$82,000 Awarded for Dialogue-Based Projects
Humanities Council Directors’ Project Grants to Help Nine Groups Across NY State
Oct 12 2012
The New York Council for the Humanities has awarded $82,000 in its first round of Directors’ Project Grants for exemplary dialogue-based humanities programs to nine organizations ranging from a theater company in New York City to an African-American cultural center in Rochester. These grants support programs that use dialogue as an integral way to engage the public, furthering the Council’s mission to help all New Yorkers become thoughtful participants in their communities. The nine awarded projects are:
Abolition--Two Worlds on Staten Island, a community dialogue and exhibition exploring the contested history of the Underground Railroad on Staten Island.
The Baobab Film and Dialogue Series 2012-13 a year-long series of community dialogues in Rochester, many of them using films as a catalyst for discussion
The Battle of Queenstown Heights Commemoration in Lewiston, which includes 18 dialogue stations to help mark the first major battle of the War of 1812.
Epic Theatre Ensemble’s Spotlight on Human Rights Festival at the John Jay College for Criminal Justice in New York City.
Frederick Douglass in Ireland: The Irish Influence on America’s Greatest Abolitionist, a day-long program of public discussions at St. John Fisher College in Rochester.
RACE: Are We So Different? A series of radio programs and a public forum in Rochester in conjunction with an exhibition about the historical, cultural, and scientific understandings of race.
The Counterculturalists: Towards a New Canon, a series of online interviews, discussions and a culminating symposium exploring new understandings cultural identity offered by the Asian-American Writers Workshop.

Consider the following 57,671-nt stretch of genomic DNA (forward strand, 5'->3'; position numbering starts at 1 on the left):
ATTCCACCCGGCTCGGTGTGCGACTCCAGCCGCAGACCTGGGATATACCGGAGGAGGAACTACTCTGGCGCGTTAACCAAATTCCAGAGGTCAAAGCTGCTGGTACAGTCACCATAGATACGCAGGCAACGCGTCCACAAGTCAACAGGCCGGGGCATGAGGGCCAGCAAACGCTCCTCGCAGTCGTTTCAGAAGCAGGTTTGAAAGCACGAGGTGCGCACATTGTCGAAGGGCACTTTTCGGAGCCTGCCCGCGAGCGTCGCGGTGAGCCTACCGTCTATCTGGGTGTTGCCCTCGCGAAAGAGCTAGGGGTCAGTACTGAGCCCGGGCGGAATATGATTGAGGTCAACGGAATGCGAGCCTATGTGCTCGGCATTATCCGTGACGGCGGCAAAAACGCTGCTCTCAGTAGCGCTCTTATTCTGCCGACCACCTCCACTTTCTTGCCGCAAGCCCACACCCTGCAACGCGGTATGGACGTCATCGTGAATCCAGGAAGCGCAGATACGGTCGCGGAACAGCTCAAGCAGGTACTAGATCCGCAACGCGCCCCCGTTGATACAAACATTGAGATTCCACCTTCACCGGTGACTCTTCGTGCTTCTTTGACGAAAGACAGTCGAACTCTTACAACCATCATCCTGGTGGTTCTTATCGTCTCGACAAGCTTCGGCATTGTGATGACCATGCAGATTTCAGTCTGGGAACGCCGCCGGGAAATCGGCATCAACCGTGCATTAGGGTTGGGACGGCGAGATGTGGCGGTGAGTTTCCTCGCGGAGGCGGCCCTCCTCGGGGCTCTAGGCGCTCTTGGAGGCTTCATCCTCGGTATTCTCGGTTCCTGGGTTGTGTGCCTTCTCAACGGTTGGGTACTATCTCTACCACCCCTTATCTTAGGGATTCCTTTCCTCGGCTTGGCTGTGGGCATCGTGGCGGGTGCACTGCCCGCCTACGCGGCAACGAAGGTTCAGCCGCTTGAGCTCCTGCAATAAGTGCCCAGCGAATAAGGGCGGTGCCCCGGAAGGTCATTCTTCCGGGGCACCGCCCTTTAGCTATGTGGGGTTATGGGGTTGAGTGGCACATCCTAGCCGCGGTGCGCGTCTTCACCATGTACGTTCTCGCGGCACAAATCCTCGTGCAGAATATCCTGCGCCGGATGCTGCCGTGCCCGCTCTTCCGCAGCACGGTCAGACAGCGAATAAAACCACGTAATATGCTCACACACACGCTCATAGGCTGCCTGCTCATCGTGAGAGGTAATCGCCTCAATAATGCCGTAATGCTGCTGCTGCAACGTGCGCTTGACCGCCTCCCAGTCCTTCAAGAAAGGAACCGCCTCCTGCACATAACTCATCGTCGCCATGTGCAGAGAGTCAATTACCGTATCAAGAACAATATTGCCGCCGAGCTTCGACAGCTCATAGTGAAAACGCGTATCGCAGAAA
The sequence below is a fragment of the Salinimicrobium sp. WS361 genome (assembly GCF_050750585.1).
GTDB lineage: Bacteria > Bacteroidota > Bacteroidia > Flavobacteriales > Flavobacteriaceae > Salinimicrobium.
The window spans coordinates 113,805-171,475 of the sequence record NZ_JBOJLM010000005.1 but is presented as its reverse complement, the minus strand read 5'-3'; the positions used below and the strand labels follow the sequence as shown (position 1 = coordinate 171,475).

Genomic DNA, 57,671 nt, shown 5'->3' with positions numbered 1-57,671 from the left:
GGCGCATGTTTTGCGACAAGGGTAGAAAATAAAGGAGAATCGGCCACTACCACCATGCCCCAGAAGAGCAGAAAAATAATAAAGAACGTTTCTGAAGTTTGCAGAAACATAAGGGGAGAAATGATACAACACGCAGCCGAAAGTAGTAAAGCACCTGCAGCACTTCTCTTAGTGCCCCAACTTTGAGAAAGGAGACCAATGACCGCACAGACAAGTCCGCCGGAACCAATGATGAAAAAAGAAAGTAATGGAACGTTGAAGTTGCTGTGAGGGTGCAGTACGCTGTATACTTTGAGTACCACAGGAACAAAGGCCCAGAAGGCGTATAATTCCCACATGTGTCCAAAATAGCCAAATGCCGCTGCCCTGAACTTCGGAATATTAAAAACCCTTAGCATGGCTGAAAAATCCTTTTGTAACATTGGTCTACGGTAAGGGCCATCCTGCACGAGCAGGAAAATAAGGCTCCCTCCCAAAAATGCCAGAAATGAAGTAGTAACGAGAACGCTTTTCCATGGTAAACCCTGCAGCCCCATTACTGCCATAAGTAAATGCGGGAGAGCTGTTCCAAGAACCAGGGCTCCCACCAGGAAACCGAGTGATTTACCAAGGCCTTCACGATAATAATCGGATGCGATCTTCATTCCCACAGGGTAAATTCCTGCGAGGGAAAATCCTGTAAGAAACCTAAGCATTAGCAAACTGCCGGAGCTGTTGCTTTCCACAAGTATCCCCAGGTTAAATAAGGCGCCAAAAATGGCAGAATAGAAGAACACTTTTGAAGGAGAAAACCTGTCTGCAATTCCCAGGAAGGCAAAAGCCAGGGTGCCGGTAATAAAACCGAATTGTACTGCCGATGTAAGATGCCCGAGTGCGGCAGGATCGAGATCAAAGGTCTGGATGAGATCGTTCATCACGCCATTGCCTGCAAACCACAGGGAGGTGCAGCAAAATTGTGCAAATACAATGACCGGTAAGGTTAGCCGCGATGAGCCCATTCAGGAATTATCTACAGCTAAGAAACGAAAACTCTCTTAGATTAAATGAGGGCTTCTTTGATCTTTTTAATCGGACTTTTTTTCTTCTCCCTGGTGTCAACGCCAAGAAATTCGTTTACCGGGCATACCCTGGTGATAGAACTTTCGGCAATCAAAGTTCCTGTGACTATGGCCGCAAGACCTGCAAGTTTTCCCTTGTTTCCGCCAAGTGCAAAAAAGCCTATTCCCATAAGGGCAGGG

The D.R.E.A.M. Freedom Revival, four events in Syracuse that use performance and dialogue to engage participants about a range of issues from participatory democracy to aging.
The Guantanamo Public Memory Project, which will use discussions and mobile phone engagement to help New Yorkers understand the role and legacy of Guantanamo.
Details and contact information for each of these projects is listed below.
“These innovative projects show how the humanities can be central to promoting community engagement and civil discourse across our state,” says Council Executive Director Sara Ogger. Directors’ Project Grants are available to any tax-exempt organization in New York State. Applicants should be prepared to demonstrate the exemplary nature of their project, and explain how it uses dialogue to spark public engagement. The next deadline for application is December 15, 2012 with notification 12 weeks later. More information about the grant guidelines and application forms can be found online at nyhumanities.org/grants.
In 2011, the Council awarded almost half a million dollars to public humanities projects, mostly in the form of small grants of up to $3000. To learn about the Council’s other grant opportunities, including its Special Initiative War of 1812 Project Grants, visit nyhumanities.org/grants.
The Council’s grant program is supported by the National Endowment for the Humanities and the Legislature of New York State. Any views, findings, conclusions or recommendations expressed in the funded programs do not necessarily represent those of the National Endowment for the Humanities.
Founded in 1975 and supported by Federal, State, and private sources, the New York Council for the Humanities helps all New Yorkers become thoughtful participants in our communities by promoting critical inquiry, cultural understanding, and civic engagement.
Awarded Directors’ Project Grants—July 15, 2012 Round
Abolition--Two Worlds on Staten Island
Staten Island Museum dba Staten Island Institute of Arts and Sciences, Staten Island
The Baobab Film and Dialogue Series 2012-13
The Baobab Cultural Center, Rochester
Hoffman Moka Lantum
The Battle of Queenstown Heights Commemoration
Historical Society and Association of Lewiston, Lewiston
Epic Theatre Ensemble’s Spotlight on Human Rights Festival
Epic Theatre Ensemble dba Epic Theatre Center, New York
Frederick Douglass in Ireland: The Irish Influence on America’s Greatest Abolitionist
St. John Fisher College, Rochester
Timothy J. Madigan
RACE: Are We So Different?
WXXI Public Broadcasting Council, Rochester
The Counterculturalists: Towards a New Canon
Asian American Writers’ Workshop, New York
The D.R.E.A.M. Freedom Revival
Syracuse University, Syracuse
The Guantanamo Public Memory Project
The Trustees of Columbia University, Sponsored Projects Administration, New York